This presentation reflects on a piece of collaborative research carried out by the Ground Up research team at Charles Darwin University, Australia during the early stages of COVID-19. Sharing accounts of their own experiences of COVID-19 in communities and clan estates across Arnhem Land, Yolŋu Aboriginal Australian members of this research team contrasted government public health practices with Yolŋu ways of enacting bodies, collective safety and governance in a crisis. In doing so, they helped some of the vibrant multiplicities of COVID-19 become visible to broader academic and public health audiences. When reflecting on this work again now, there is an easy analogy which might be drawn between these stories from the Yolŋu researchers, and Annemarie Mol’s work revealing the complex multiplicity of the disease atherosclerosis (2001). However, in revealing these complex multiplicities, the Yolŋu team were NOT challenging the value or possibility of a singular concept of COVID-19. To the contrary, they recognise that singular working stories are crucial, but that they need to be arrived at through appropriate processes of negotiation and collectively coming to agreement. It is this sometimes-overlooked aspect of theorising which remains in focus here.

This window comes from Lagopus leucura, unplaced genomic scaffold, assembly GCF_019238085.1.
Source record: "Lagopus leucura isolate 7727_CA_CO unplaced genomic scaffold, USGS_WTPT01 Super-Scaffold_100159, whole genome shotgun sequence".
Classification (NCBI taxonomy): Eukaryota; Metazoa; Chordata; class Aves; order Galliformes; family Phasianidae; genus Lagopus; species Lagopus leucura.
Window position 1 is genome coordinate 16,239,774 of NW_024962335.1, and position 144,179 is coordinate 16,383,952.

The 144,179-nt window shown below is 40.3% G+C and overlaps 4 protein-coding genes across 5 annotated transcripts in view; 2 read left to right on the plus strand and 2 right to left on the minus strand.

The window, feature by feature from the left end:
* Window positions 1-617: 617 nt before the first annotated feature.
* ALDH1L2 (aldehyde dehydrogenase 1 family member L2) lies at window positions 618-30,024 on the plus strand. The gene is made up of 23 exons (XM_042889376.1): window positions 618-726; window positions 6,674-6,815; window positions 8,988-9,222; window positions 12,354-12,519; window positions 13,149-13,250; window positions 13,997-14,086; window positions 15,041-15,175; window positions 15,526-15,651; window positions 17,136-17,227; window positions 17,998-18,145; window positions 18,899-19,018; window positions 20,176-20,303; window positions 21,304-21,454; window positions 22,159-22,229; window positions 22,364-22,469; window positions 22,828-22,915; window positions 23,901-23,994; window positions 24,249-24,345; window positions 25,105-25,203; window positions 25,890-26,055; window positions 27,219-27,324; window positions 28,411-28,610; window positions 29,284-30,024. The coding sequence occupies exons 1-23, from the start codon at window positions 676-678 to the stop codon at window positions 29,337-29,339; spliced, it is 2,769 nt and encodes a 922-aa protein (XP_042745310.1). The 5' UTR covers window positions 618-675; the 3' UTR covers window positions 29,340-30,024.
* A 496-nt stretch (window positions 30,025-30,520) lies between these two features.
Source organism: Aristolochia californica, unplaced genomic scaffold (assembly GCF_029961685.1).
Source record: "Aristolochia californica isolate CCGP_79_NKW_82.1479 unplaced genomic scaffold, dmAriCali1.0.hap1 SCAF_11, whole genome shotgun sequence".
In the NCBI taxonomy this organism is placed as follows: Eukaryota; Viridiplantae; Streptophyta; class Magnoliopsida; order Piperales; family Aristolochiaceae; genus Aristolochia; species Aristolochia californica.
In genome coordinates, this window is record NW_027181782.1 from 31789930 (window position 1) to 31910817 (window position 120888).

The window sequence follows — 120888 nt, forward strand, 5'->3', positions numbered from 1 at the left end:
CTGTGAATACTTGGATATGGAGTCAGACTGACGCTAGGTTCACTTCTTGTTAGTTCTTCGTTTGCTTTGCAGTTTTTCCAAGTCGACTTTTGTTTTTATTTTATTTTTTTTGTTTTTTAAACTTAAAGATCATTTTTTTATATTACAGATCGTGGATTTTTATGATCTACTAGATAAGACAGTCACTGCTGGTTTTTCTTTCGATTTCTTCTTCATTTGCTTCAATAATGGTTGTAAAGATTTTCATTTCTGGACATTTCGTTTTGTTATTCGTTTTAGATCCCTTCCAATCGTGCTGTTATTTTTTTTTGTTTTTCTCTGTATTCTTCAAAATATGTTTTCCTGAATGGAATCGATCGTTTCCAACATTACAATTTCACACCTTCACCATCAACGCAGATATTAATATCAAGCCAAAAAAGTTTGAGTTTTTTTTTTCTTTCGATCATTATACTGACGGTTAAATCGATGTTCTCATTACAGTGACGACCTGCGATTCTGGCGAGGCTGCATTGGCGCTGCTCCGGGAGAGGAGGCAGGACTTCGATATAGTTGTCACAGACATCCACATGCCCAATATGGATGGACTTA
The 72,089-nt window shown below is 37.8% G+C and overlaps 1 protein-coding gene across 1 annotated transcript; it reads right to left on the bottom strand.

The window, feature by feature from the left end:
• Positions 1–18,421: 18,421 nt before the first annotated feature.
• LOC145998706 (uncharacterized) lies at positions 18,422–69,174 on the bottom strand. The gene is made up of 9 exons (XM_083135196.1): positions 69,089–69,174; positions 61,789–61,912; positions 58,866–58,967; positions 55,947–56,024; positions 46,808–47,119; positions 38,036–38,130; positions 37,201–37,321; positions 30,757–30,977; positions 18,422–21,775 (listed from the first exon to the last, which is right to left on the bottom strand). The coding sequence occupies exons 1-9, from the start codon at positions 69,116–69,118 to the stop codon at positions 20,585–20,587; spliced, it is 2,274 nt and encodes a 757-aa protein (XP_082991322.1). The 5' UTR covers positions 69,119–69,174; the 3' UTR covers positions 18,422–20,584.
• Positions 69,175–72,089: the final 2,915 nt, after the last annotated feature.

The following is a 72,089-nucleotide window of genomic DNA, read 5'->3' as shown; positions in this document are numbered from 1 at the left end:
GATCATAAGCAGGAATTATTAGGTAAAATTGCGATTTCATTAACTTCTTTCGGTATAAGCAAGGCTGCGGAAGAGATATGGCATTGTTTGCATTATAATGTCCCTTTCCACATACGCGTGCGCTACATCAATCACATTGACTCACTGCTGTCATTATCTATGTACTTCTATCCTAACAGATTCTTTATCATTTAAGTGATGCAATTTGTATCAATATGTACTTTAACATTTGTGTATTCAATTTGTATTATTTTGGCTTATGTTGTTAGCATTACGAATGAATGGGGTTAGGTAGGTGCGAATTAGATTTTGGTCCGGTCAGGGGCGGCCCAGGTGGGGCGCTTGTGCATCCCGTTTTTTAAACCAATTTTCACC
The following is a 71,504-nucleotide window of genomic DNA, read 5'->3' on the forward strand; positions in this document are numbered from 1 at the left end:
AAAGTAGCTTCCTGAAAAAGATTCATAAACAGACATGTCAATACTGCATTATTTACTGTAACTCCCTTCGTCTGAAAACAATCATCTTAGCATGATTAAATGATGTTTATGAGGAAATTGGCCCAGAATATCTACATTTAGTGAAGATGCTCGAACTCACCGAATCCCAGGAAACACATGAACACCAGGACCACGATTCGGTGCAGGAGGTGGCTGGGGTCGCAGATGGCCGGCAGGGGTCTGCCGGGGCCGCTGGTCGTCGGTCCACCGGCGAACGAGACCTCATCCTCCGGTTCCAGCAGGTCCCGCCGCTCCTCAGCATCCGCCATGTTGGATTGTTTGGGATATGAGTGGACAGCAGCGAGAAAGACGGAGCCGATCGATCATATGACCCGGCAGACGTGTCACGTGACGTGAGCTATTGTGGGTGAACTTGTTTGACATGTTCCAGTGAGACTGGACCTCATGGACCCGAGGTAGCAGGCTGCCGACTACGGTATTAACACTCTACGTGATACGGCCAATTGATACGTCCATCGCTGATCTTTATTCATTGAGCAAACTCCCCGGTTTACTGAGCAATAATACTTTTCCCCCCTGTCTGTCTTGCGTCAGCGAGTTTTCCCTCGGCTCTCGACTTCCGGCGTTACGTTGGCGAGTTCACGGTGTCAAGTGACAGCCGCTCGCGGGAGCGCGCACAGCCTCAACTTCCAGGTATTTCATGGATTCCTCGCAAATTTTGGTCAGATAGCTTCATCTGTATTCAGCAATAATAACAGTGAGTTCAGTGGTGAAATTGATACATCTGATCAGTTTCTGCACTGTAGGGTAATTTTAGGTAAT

|Publication status||Published - 2021|
|Event||4S Conference : Toronto 2021 - Toronto , Canada|
Duration: 6 Oct 2021 → 9 Oct 2021
|Period||6/10/21 → 9/10/21|